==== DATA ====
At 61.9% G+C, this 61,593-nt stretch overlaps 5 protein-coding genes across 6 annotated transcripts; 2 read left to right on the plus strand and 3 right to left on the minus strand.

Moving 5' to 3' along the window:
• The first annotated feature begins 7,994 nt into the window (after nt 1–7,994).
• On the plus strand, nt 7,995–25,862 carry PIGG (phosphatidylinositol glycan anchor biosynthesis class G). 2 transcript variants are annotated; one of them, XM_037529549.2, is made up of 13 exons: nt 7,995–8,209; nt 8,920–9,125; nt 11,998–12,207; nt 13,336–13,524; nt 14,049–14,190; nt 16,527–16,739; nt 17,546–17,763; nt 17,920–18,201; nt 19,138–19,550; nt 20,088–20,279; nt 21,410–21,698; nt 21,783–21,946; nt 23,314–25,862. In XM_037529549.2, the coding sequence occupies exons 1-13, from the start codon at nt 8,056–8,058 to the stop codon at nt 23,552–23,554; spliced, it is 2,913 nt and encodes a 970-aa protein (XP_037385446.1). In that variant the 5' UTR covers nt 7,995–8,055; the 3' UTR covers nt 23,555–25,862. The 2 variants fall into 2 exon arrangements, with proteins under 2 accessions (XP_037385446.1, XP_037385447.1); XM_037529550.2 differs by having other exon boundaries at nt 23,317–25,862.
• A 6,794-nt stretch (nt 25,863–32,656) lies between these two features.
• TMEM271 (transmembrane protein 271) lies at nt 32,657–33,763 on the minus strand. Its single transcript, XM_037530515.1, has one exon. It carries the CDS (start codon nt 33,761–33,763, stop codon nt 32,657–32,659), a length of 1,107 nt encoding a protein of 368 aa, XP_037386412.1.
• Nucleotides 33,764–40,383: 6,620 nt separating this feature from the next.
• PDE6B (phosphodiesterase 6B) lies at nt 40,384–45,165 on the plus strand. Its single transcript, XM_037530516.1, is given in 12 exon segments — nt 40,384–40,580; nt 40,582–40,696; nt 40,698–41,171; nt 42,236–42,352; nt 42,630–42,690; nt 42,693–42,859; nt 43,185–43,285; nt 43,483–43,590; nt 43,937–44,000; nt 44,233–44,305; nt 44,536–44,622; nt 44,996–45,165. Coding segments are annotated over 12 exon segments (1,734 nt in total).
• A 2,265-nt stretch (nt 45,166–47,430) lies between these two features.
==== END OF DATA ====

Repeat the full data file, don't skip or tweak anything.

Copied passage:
At 61.9% G+C, this 61,593-nt stretch overlaps 5 protein-coding genes across 6 annotated transcripts; 2 read left to right on the plus strand and 3 right to left on the minus strand.

Moving 5' to 3' along the window:
• The first annotated feature begins 7,994 nt into the window (after nt 1–7,994).
• On the plus strand, nt 7,995–25,862 carry PIGG (phosphatidylinositol glycan anchor biosynthesis class G). 2 transcript variants are annotated; one of them, XM_037529549.2, is made up of 13 exons: nt 7,995–8,209; nt 8,920–9,125; nt 11,998–12,207; nt 13,336–13,524; nt 14,049–14,190; nt 16,527–16,739; nt 17,546–17,763; nt 17,920–18,201; nt 19,138–19,550; nt 20,088–20,279; nt 21,410–21,698; nt 21,783–21,946; nt 23,314–25,862. In XM_037529549.2, the coding sequence occupies exons 1-13, from the start codon at nt 8,056–8,058 to the stop codon at nt 23,552–23,554; spliced, it is 2,913 nt and encodes a 970-aa protein (XP_037385446.1). In that variant the 5' UTR covers nt 7,995–8,055; the 3' UTR covers nt 23,555–25,862. The 2 variants fall into 2 exon arrangements, with proteins under 2 accessions (XP_037385446.1, XP_037385447.1); XM_037529550.2 differs by having other exon boundaries at nt 23,317–25,862.
• A 6,794-nt stretch (nt 25,863–32,656) lies between these two features.
• TMEM271 (transmembrane protein 271) lies at nt 32,657–33,763 on the minus strand. Its single transcript, XM_037530515.1, has one exon. It carries the CDS (start codon nt 33,761–33,763, stop codon nt 32,657–32,659), a length of 1,107 nt encoding a protein of 368 aa, XP_037386412.1.
• Nucleotides 33,764–40,383: 6,620 nt separating this feature from the next.
• PDE6B (phosphodiesterase 6B) lies at nt 40,384–45,165 on the plus strand. Its single transcript, XM_037530516.1, is given in 12 exon segments — nt 40,384–40,580; nt 40,582–40,696; nt 40,698–41,171; nt 42,236–42,352; nt 42,630–42,690; nt 42,693–42,859; nt 43,185–43,285; nt 43,483–43,590; nt 43,937–44,000; nt 44,233–44,305; nt 44,536–44,622; nt 44,996–45,165. Coding segments are annotated over 12 exon segments (1,734 nt in total).
• A 2,265-nt stretch (nt 45,166–47,430) lies between these two features.